The jury is still out on Shelby Rogers as a touring professional tennis player. She could be in the top 50 by year's end, or she could be struggling in the 100s.
Rogers has the potential to make another move in the world rankings before this year ends. Although Rogers missed a golden opportunity for an upset of 12th-ranked Flavia Pennetta in the second round of the U.S. Open, Rogers almost certainly will learn from the erratic and loose groundstrokes that sneaked into her game in clutch moments of that match. Those mistakes, most of them when she appeared to be a little off balance or out of synch with her footwork, decided the match.
Rogers appears to be capable of playing with and defeating almost anyone in the women's game. She can strike in lightning-like fashion with her powerful groundstrokes and serve. It's just a matter of improving on her consistency and improving her footwork on short balls.
At some point, Rogers might start looking at the future. Not right now, of course. She's just 21 years old.
I remember Chris Evert and Lindsay Davenport and others as players. They were great. But they weren't exceptional in the interview room, just tennis players.
Shelby Rogers probably never will catch up with their court performances or even their success in the broadcast booth. But Rogers is a natural in interviews, although she fought back tears in the Family Circle Cup interview room a couple of years ago after a disheartening defeat.
Since then, Rogers has demonstrated enormous potential in interviews. I've been in on literally thousands of interviews over the years that included some of the top men and women in most of the major sports, but the last 18 months or so I've also listened to dozens of interview clips from Rogers. Quite simply, Rogers may be one of the best or most articulate interviewees I've heard.
Having grown up attending a private school in downtown Charleston (First Baptist Church School) before leaving for online schooling in high school to concentrate more on tennis, Rogers has developed communication skills that are exceptional. Not only is she articulate, she's bright and clever in her interviews from around the world.
The only trouble is most of the interviews were brief one-on-one episodes that produced clips to be e-mailed to her hometown media. The real press room is still waiting for her arrival.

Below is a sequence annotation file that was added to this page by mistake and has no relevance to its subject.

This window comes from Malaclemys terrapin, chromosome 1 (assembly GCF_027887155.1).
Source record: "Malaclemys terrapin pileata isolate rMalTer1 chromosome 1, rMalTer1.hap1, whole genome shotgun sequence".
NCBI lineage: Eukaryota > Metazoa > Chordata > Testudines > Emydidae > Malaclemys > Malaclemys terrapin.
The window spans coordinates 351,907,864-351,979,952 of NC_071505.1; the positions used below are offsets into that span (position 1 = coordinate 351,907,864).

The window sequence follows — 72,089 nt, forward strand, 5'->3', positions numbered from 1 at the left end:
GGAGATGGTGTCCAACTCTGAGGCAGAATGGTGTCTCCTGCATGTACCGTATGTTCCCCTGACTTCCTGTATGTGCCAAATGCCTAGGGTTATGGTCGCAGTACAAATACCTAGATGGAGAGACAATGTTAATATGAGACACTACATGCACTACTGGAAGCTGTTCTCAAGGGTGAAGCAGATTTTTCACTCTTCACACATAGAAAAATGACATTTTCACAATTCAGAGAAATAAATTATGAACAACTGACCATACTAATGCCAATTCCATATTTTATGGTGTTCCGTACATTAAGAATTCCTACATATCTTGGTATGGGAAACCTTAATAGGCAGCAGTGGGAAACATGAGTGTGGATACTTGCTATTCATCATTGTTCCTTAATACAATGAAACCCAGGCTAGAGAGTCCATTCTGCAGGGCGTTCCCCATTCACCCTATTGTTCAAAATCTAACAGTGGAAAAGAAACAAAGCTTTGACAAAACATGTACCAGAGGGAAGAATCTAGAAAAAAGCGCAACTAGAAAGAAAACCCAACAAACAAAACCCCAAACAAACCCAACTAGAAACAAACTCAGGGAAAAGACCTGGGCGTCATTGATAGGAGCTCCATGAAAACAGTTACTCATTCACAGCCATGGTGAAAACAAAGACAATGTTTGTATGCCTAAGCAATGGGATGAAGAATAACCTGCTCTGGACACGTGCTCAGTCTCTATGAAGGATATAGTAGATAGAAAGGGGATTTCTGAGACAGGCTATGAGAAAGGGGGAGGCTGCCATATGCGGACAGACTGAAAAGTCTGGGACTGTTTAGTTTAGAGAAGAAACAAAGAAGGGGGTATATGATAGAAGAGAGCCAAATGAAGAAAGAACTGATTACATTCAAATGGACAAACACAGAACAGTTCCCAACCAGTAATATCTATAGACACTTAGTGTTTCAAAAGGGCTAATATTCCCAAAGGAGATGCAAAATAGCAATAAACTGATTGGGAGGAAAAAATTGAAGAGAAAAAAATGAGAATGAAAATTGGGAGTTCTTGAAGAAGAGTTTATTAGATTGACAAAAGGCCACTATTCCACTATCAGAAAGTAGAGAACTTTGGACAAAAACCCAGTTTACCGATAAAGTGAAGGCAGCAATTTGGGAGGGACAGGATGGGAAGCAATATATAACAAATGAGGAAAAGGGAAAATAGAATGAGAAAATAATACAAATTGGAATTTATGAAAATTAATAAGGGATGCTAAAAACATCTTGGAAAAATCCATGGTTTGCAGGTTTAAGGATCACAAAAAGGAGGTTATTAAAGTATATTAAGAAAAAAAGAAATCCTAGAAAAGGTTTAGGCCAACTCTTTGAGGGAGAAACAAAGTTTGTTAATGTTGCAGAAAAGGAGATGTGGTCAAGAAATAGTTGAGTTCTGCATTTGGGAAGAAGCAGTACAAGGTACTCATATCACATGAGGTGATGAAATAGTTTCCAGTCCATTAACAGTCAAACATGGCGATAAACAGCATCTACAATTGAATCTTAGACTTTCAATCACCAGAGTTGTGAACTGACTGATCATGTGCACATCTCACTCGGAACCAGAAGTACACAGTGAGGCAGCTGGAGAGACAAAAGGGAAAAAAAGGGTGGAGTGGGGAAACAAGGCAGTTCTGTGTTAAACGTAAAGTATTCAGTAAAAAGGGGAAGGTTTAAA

But if Rogers can continue her charge up the rankings from her currently projected top 80 spot, regular visits to the press room might not be far away. When that happens and Rogers' communication skills are exposed to the world, Chrissie and Lindsay might have a new challenger.
Charleston's Ellie Halbauer fell to No. 8-seeded Maia Lumsden of Great Britain, 6-3, 6-4, in the first round of the U.S. Open's junior qualifying tournament on Friday at the Billie Jean King National Tennis Center. Halbauer has been training with the USTA in Boca Raton, Fla., for the past six months.
After a year off, the Charleston Pro Tennis League will make its return to the area tennis scene next Saturday at 2 p.m. at the Seabrook Island Racquet Club. The event is free.
The 31st annual Alan Fleming Senior Tournament on Oct. 1-5 at Seabrook Island will feature a USTA Category I Gold Ball National Championship for mixed doubles in the 40s, 50s and 60s age groups.
The USTA and the tennis industry will sponsor four USTA Free Tennis Play Events in Charleston as part of Nickelodeon's Worldwide Day of Play in September during National Childhood Obesity Awareness Month. The events will be held Sept. 5 at St. Andrew's from 5:30-8 p.m., Sept. 7 at Creekside Tennis and Swim from 1-4 p.m., Sept. 21 at Maybank Tennis Center from 1-3 p.m. and Sept. 27 at Charleston Tennis Center from 9 a.m.-noon.
The Hugs for Harper Tennis Tournament will kick off next Friday at 6 p.m. with a dinner and auction at Founder's Hall at Charles Towne Landing before taking to the courts at Farmfield Avenue's Charleston Tennis Center the next day for round-robin tournament play. Contact Amanda Mahaffey (843-792-3321 or firstname.lastname@example.org), Jamie Drolet (843-607-0857) or city tennis manager Peggy Bohne (843-766-7401).
Reach James Beck at email@example.com. See his latest columns on Wimbledon and Grand Slam Tennis at www.ubitennis.com/english/tag/james-beck.